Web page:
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PLoS One. 2016 Sep 28;11(9):e0163541. doi: 10.1371/journal.pone.0163541. eCollection 2016.

Genital HSV Shedding among Kenyan Women Initiating Antiretroviral Therapy.

Author information

1
Kenyatta National Hospital, Nairobi, Kenya.
2
Department of Epidemiology, University of Washington, Seattle, Washington, United States of America.
3
Institute of Tropical and Infectious Diseases, University of Nairobi, Nairobi, Kenya.
4
Department of Laboratory Medicine, University of Washington, Seattle, Washington, United States of America.
5
Department of Medicine, University of Washington, Seattle, Washington, United States of America.
6
Fred Hutchinson Cancer Research Center, Seattle, Washington, United States of America.
7
Department of Global Health, University of Washington, Seattle, Washington, United States of America.

Abstract

OBJECTIVES:

Genital ulcer disease (GUD) prevalence increases in the first month of antiretroviral treatment (ART), followed by a return to baseline prevalence by month 3. Since most GUD is caused by herpes simplex virus type 2 (HSV-2), we hypothesized that genital HSV detection would follow a similar pattern after treatment initiation.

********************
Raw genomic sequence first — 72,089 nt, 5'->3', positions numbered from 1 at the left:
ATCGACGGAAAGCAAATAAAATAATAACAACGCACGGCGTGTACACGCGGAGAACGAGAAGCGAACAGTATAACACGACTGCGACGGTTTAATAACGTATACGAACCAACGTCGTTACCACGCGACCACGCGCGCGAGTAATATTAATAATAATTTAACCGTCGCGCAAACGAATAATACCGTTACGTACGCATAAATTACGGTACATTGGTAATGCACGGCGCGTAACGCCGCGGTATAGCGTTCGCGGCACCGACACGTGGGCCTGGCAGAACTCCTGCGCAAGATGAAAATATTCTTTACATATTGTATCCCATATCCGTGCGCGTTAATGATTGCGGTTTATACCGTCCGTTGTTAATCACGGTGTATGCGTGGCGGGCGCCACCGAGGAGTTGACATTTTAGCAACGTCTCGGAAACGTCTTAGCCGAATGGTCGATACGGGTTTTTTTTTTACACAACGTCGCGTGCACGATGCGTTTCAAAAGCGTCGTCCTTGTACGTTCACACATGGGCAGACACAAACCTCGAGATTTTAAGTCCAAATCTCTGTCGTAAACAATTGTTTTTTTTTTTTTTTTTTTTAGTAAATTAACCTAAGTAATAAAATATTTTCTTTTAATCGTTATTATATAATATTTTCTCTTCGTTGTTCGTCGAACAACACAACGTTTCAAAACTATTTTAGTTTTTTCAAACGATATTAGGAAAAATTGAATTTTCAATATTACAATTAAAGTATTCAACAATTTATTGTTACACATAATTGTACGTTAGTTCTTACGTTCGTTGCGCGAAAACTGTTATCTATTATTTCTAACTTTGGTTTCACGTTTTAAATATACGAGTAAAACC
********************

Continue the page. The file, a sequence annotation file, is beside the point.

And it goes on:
METHODS:

We conducted a prospective cohort study of 122 HSV-2 and HIV-1 co-infected women with advanced HIV disease who initiated ART and were followed closely with collection of genital swab specimens for the first three months of treatment.

RESULTS:

At baseline, the HSV detection rate was 32%, without significant increase in genital HSV detection noted during the first month or the third month of ART. HIV-1 shedding declined during this period; no association was also noted between HSV and HIV-1 shedding during this period.

CONCLUSION:

Because other studies have reported increased HSV detection in women initiating ART and we have previously reported an increase in GUD during early ART, it may be prudent to counsel HIV-1 infected women initiating ART that HSV shedding in the genital tract may continue after ART initiation.

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